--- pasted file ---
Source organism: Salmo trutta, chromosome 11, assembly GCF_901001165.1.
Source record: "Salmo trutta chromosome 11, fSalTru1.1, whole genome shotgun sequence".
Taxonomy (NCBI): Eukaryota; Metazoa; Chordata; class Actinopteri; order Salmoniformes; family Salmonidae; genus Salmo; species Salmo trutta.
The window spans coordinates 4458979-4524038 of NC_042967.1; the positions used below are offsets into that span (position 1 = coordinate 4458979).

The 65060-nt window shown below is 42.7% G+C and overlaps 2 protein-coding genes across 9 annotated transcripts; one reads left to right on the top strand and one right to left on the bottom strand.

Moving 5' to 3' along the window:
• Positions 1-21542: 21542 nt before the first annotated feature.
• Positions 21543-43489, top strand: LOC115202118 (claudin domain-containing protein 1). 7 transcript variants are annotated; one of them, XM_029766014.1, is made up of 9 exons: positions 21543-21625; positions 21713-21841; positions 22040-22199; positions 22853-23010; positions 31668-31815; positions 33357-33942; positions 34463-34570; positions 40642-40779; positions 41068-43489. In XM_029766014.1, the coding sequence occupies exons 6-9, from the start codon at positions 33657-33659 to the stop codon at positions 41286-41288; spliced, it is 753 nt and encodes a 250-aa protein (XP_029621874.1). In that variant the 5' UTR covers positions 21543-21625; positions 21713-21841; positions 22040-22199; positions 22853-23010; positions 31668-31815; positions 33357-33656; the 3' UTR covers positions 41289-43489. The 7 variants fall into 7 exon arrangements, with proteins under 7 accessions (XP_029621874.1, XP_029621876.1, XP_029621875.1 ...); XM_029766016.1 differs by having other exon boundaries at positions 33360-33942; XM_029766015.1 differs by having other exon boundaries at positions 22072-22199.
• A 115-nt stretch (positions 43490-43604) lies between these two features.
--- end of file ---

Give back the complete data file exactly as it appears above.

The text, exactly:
Source organism: Salmo trutta, chromosome 11, assembly GCF_901001165.1.
Source record: "Salmo trutta chromosome 11, fSalTru1.1, whole genome shotgun sequence".
Taxonomy (NCBI): Eukaryota; Metazoa; Chordata; class Actinopteri; order Salmoniformes; family Salmonidae; genus Salmo; species Salmo trutta.
The window spans coordinates 4458979-4524038 of NC_042967.1; the positions used below are offsets into that span (position 1 = coordinate 4458979).

The 65060-nt window shown below is 42.7% G+C and overlaps 2 protein-coding genes across 9 annotated transcripts; one reads left to right on the top strand and one right to left on the bottom strand.

Moving 5' to 3' along the window:
• Positions 1-21542: 21542 nt before the first annotated feature.
• Positions 21543-43489, top strand: LOC115202118 (claudin domain-containing protein 1). 7 transcript variants are annotated; one of them, XM_029766014.1, is made up of 9 exons: positions 21543-21625; positions 21713-21841; positions 22040-22199; positions 22853-23010; positions 31668-31815; positions 33357-33942; positions 34463-34570; positions 40642-40779; positions 41068-43489. In XM_029766014.1, the coding sequence occupies exons 6-9, from the start codon at positions 33657-33659 to the stop codon at positions 41286-41288; spliced, it is 753 nt and encodes a 250-aa protein (XP_029621874.1). In that variant the 5' UTR covers positions 21543-21625; positions 21713-21841; positions 22040-22199; positions 22853-23010; positions 31668-31815; positions 33357-33656; the 3' UTR covers positions 41289-43489. The 7 variants fall into 7 exon arrangements, with proteins under 7 accessions (XP_029621874.1, XP_029621876.1, XP_029621875.1 ...); XM_029766016.1 differs by having other exon boundaries at positions 33360-33942; XM_029766015.1 differs by having other exon boundaries at positions 22072-22199.
• A 115-nt stretch (positions 43490-43604) lies between these two features.